One of the most difficult sermons of the year to write is the one to be delivered on Easter morning. The homiletical challenge we preachers face is obvious: the resurrection of Jesus is like the sky above: it really covers everything in the Christian faith. As a result there is a sense in which every sermon all year long has something or another to do with the resurrection and so with Easter. Come Easter morning, then, and it can be a little difficult to find anything “new” that you have not already said before (and have been saying all along).
Still, it’s as important a day as there is for the Church—it actually outstrips Christmas quite easily in importance, which is why you can have a Gospel in the New Testament with no birth narrative of Jesus but you cannot have a Gospel without the climax that just is Easter. But what can one say that is fresh.
Some years back when I was a preacher in a congregation, I was casting about for just that “something fresh” and as I did so, I was pulling old sermon manuscripts out of my files. Back when I was a weekly preacher, whenever I filed a sermon away, I always attached also the liturgy for the service in which the sermon was delivered. For morning services I usually took a red pen and at the top of the liturgy page make a list of the things I wanted to include in the congregational prayer. Typically this list contained events that were coming at the church, global issues currently in the news, and of course a list of those members who were sick or in the hospital.
As I perused my past Easter sermons, I took note of the names on my prayer lists. And I noticed that all but one of them had since died, a few of them having died before ever reaching the age of 60. We prayed for these dear folks at an Easter service once. We prayed to the Lord of life, to the God who has the power to heal and restore, the God who we believe brought back from the dead Jesus Christ, that great Shepherd of us, his sheep. We prayed in faith and in hope, we prayed (some of us) with fervency, fierceness, and maybe even a sense of desperation. And then they died.
The man with lung cancer and the woman with breast cancer, the man with Alzheimer’s and the woman with Parkinson’s died. They died and we rolled them back into the sanctuary in a box, shedding more than our share of tears even as we choked out the words to the Apostles’ Creed and fought our way through the lyrics of “By the Sea of Crystal.” We then went home, feeling sad, but such feelings were nothing compared to the widow or widower who went home to a void so vast they could hardly breathe. Grief, someone once noted, feels a lot like panic. And so some of the members of the congregation I served went home panic-stricken with a grief that made them feel oddly frightened.
Whatever else Easter means, the church has known for almost as long as it has known about Easter that it does not mean people stop dying. The very early church did not realize this right off the bat. That’s why in Paul’s earliest letter (I Thessalonians) you find Paul dealing with what looks to be the shock and sorrow of Christians who, despite their belief in Jesus’ resurrection and the hope of his return in glory, nevertheless watched fellow believers die just like anybody else. Some may have thought that with the power of resurrection life in them they would not die at all. Some may have thought that everyone would remain alive until Jesus came again. Still others may have thought that you needed to be alive yet when Jesus returned if you were going to get transported to heaven.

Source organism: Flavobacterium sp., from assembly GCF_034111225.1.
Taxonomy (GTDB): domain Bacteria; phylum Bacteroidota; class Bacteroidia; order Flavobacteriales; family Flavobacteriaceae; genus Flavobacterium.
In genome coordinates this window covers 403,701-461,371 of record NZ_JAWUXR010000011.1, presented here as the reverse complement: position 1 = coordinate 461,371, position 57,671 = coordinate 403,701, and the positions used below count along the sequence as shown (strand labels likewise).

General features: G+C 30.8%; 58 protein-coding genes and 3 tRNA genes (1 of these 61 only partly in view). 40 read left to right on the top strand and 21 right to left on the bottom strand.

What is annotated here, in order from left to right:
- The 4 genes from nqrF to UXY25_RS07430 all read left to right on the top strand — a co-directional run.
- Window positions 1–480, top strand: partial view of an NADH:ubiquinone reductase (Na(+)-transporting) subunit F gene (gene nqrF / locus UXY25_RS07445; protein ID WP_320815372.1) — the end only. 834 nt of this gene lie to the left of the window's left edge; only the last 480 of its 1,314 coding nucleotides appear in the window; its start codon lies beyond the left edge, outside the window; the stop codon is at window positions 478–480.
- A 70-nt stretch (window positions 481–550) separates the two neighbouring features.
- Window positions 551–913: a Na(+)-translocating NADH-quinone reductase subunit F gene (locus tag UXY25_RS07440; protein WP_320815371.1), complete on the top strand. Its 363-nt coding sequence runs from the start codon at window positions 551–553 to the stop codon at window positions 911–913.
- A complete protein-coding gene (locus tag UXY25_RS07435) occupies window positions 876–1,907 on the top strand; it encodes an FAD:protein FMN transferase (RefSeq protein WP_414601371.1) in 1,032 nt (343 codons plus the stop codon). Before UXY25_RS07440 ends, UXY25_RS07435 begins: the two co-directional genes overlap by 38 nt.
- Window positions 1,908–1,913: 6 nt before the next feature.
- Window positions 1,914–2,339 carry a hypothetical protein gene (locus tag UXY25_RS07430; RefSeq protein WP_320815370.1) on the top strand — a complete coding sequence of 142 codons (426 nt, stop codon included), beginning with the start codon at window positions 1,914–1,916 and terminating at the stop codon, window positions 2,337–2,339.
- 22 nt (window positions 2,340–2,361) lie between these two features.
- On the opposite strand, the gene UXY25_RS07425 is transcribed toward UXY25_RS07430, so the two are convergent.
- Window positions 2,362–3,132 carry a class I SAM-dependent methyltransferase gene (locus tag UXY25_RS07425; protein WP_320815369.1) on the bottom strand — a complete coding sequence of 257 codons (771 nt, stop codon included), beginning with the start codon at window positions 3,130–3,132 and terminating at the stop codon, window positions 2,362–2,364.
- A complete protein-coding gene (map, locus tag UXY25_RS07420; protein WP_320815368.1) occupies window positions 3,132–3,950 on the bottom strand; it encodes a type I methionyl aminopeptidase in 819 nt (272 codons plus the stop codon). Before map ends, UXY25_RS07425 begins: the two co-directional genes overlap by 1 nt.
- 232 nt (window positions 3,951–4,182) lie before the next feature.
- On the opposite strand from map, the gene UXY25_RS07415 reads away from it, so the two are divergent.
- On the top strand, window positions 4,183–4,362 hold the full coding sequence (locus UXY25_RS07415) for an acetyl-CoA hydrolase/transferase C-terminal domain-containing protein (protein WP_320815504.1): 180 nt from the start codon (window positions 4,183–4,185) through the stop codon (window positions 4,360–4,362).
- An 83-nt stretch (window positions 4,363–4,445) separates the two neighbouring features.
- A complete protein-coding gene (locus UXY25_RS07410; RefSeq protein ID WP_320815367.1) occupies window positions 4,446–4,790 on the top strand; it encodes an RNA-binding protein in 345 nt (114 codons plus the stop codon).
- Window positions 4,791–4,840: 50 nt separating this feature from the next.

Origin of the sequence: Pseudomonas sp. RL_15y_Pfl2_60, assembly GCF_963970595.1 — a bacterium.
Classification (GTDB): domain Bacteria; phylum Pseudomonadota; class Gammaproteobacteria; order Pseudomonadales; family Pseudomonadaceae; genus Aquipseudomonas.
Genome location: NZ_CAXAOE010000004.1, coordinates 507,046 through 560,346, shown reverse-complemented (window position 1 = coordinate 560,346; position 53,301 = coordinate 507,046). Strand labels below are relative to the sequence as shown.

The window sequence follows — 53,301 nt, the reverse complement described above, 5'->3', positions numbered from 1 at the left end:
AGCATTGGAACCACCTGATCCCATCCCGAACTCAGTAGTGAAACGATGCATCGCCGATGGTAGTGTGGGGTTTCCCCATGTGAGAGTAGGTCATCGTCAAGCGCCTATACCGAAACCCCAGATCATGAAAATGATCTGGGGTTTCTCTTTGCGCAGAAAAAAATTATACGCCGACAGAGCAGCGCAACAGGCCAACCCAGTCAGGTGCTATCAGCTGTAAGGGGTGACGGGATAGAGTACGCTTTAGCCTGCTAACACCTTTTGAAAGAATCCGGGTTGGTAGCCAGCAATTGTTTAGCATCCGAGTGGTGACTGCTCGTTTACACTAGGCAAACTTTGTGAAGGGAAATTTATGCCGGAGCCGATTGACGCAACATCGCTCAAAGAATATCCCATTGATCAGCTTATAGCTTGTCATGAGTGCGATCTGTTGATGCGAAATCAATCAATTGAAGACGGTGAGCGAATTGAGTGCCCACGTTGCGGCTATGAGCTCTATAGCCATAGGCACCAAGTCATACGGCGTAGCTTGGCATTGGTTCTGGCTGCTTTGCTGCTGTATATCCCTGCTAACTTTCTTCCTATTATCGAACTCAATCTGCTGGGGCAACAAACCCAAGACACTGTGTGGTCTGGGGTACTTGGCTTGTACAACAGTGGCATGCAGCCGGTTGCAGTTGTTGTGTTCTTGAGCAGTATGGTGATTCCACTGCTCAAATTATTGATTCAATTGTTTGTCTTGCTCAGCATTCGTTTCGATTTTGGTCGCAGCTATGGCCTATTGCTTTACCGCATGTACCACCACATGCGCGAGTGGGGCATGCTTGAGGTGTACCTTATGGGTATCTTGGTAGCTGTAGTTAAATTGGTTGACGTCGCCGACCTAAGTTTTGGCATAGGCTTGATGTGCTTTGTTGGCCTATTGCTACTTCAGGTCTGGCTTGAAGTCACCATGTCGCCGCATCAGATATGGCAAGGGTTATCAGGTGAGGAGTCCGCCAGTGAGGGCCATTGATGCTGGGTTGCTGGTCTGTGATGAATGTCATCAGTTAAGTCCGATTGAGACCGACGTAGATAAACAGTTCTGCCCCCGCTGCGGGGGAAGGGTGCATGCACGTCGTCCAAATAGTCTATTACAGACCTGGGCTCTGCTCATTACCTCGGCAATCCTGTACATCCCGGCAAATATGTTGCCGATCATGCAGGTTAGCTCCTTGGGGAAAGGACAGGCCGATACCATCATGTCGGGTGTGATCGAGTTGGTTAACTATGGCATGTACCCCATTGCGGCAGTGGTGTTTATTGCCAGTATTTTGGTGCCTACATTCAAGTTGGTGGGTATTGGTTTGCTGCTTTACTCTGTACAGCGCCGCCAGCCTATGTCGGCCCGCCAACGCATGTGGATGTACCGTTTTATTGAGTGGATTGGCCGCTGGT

Whatever they thought, however, the need still to attend funerals shook them up enough as to warrant Paul’s intervention in his first epistle. Paul had some reassuring things to say on this subject, of course, but what cannot be disputed is that the Thessalonians knew what we still know: namely, the stark and stubborn fact of death in our world poses a most difficult challenge to our faith. Maybe we do not always realize it, but when we stand on the lip of an open grave–slit into the skin of the earth like an open wound–and say via the words of the Creed “I believe in the resurrection of the body,” we are committing a most audacious and bold act.
Because there is no doubt in our minds of just how dead the corpse is. Though we don’t like to think about it, we know the decay that is already present. Some years back the New York Times Magazine presented a grim and vaguely gross report on a research institute somewhere down in Kentucky. The doctors and scientists there conduct research on cadavers whose bodies were left to science. In an effort to hone the science that helps police determine the when and the how of murders, these scientists study the breakdown and decay of the human body under the kinds of conditions where the bodies of murder victims are sometimes found—exposed in a woods, stuffed into the trunk of a car, etc. Under many circumstances it flat out does not take long before there is virtually nothing left of us after we die.
Modern morticians are good at making a dead person look reasonably OK yet, but we don’t pin any Christian hope on the relative success of the funeral director’s art. It’s not make-up and rose-colored lights that give us any hope for this loved one’s future. And yet as Christians we proclaim the reality of that future. Before we close out our weekly recitation of the Apostles’ Creed we stake our belief in “the resurrection of the body” and what we mean there is not Jesus’ body but your body, my body, Uncle Sylvester’s body.
There is absolutely nothing about the nature of corpses or about any other aspect of this physical world that provides a basis for that hope and belief. Dead bodies don’t come back on their own. Our only basis was also the apostle Paul’s only basis: Easter. If Jesus was raised from the dead–if God really and truly pulled that off–then we can and will be raised too because the same God who made the first Easter possible has promised it. “As in Adam all die, so in Christ shall all be made alive,” Paul sings out in this famous fifteenth chapter of I Corinthians. The first part of that verse is doubted by no one. All of us sons and daughters of Adam die. Entropy, decay, and eventual death are the one constant in the universe on which both believers and non-believers can readily agree.